It's so much more practical than a book by a therapist. It gives the reader real advice, anecdotal stories and experiences, and a-ha moments (for me at least!). 

I listened to the audio and didn't like the narration at all but I was so into the book that I didn't even care once it got going. Seriously, this is the book everyone (parents, grandparents, teachers) needs to read. 

Little Girl Vanished by Denise Grover Swank

I have fallen off the DGS train a bit in the last few years because I wasn't super into some of her books. But I still get her newsletters through email and saw this new series that released this month. 

This was put together well. It was a good story. Sad, of course, with lots of true crime elements thrown in. I like her writing because it's easy to follow. She does add in lots of characters you have to keep straight, especially toward the end. It's worth a read and I'll be getting the next in the series when it releases in January. DGS is pretty easy to follow along with because she does put out multiple books a year. 

It's One of Us by JT Ellison 

This pulled me in right away. It gets weird-ish and kind of predictable kind of quickly but I find that about all JT Ellison books. Suspend your belief. Especially at the end. However, it, I think, exposes so very heard truths about the fertility industry when you really think about what's happening in the book. 

The Beach at Summerly by Beatriz Williams

This author will never let you down. She's the only historical fiction I will even attempt to pick up these days. I burned myself out on HF between 2012-2016 so I tend to stay away from it. But I like that she can write about WWII without actually writing about WWII. All of her books are that way! I actually did this on Audible because I had a credit to spend. Highly recommend. Not as good as Our Woman in Moscow from 2021 (which I read in hardcover) but it's still really good. Go read her backlog if you have an itch for historical fiction. You won't be disappointed. The bonus is that there's a through-line of characters between Our Woman in Moscow and The Summer Wives (if you read that one) but you don't have to have read those to understand this.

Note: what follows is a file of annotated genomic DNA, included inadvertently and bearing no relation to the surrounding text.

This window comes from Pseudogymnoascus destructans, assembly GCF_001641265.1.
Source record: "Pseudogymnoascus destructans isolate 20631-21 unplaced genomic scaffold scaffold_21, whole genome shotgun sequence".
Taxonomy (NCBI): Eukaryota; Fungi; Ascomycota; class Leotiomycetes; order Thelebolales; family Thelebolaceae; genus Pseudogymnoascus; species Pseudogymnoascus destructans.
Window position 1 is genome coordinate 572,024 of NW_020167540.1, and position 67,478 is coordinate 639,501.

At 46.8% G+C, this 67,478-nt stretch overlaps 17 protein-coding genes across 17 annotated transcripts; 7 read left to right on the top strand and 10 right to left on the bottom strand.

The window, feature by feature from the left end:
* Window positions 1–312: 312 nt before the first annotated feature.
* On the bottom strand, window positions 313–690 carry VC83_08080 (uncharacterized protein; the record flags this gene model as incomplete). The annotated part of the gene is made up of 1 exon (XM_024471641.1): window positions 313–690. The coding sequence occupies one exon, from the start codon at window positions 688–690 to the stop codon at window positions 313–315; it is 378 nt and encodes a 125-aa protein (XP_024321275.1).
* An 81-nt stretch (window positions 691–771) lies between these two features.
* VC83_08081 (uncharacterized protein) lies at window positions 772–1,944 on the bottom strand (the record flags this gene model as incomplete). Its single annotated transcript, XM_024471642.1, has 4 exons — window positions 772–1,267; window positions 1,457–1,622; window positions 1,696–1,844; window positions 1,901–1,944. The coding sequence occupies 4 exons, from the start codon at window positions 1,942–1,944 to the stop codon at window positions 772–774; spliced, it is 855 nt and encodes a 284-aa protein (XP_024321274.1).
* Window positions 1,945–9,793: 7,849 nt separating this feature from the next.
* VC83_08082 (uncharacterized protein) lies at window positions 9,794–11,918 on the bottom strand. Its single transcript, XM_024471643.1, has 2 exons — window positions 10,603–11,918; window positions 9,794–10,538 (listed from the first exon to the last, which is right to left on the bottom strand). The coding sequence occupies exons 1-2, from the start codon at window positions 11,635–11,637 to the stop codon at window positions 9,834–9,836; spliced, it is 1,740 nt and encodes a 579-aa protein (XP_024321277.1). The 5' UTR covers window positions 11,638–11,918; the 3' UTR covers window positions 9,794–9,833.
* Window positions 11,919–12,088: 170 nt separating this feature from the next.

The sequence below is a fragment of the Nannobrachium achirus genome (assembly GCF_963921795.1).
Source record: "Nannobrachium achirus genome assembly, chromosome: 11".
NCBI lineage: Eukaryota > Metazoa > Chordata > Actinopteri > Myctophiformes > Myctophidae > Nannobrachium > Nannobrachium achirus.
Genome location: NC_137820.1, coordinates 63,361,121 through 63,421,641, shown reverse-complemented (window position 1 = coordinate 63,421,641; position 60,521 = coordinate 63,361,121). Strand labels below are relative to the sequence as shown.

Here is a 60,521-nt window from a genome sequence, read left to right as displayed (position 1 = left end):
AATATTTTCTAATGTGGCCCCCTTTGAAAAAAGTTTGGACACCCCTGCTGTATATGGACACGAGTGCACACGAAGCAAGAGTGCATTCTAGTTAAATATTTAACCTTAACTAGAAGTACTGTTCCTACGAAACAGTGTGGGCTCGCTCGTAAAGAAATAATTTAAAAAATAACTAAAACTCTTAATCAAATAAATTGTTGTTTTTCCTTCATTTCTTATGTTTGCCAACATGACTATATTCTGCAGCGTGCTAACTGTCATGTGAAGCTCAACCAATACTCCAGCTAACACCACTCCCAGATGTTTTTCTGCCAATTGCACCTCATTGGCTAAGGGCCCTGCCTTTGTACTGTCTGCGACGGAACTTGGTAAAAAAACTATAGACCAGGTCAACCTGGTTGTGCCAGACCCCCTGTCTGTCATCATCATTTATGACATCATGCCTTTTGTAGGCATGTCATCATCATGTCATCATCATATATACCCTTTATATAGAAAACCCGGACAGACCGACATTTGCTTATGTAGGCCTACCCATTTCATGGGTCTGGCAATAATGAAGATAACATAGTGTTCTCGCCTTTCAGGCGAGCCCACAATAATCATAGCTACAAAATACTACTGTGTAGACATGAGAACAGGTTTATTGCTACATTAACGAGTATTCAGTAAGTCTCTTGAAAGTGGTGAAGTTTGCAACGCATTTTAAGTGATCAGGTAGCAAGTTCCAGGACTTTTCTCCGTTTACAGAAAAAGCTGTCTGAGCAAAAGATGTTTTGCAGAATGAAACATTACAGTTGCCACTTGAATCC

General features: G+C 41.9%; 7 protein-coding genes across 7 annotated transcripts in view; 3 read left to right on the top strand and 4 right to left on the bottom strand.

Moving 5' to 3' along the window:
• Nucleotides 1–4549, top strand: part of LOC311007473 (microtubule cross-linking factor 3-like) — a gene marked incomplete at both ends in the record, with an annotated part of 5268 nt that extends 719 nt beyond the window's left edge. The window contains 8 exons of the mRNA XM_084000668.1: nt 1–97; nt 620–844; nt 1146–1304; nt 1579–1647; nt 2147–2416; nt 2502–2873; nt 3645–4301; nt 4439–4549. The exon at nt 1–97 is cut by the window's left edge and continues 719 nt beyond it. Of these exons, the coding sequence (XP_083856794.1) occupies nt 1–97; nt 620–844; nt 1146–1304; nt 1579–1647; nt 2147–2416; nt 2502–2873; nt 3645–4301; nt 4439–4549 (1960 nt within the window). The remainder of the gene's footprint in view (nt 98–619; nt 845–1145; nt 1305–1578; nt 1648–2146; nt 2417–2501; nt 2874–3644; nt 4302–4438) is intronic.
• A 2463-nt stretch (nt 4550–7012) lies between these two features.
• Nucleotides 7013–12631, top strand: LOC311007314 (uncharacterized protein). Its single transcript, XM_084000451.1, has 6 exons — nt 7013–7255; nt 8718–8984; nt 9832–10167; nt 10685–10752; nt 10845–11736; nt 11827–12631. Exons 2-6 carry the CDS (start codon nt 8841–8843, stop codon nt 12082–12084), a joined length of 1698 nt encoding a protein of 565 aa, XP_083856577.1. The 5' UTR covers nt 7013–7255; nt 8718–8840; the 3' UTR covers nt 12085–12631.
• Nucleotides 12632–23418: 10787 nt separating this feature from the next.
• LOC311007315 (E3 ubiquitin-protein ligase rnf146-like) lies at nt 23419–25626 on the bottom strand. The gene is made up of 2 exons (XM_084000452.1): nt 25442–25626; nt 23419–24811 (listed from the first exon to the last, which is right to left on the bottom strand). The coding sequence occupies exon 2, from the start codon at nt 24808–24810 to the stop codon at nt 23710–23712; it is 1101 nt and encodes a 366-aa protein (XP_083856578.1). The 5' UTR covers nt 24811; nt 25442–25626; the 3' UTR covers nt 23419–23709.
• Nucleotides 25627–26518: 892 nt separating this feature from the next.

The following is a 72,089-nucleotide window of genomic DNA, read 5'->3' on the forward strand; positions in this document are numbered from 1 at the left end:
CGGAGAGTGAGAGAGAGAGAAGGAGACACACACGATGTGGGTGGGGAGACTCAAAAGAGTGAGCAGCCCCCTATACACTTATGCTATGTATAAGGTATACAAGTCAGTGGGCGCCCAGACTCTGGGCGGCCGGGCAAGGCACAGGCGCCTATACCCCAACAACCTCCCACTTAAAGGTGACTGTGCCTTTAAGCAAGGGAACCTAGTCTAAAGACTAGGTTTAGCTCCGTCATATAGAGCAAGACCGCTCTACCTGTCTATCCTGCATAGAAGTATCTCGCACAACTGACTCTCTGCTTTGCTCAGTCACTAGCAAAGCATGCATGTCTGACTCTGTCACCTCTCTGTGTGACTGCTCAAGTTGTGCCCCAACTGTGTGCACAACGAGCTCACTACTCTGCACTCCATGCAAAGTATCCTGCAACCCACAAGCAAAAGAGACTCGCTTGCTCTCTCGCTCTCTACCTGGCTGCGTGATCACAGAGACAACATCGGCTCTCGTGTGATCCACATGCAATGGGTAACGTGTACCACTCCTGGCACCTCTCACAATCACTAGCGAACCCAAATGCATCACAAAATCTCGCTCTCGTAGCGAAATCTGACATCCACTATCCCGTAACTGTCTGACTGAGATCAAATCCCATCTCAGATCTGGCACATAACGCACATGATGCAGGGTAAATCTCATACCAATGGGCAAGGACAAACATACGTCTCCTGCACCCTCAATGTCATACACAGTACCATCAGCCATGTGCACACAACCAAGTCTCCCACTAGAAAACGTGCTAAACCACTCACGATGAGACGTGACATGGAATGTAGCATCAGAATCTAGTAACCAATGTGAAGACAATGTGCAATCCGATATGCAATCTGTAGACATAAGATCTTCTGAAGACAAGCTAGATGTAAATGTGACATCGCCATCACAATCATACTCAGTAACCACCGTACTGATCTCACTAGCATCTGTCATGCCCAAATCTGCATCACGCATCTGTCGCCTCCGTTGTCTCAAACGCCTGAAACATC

Ward D by Freida McFadden

I read all her books in the last year because they're so quick and enthralling. This is a good one too but I'd say it'd make a better horror movie than a book. The ending was very good. All of her books have a little twist at the end. 

Just the Nicest Couple by Mary Kubica

I couldn't put this one down. I sat hunched over on a bar stool on a Sunday night just trying to finish it. Seriously very, very good. I can't believe it only has 3.5 stars on Goodreads. It's a suspenseful thriller. That's all you need to know going into it. 


Half a year into my 50 book goal, I am about two books behind, but I have all of these half finished. 

I am who I am. I just hop from one to another, depending on my mood.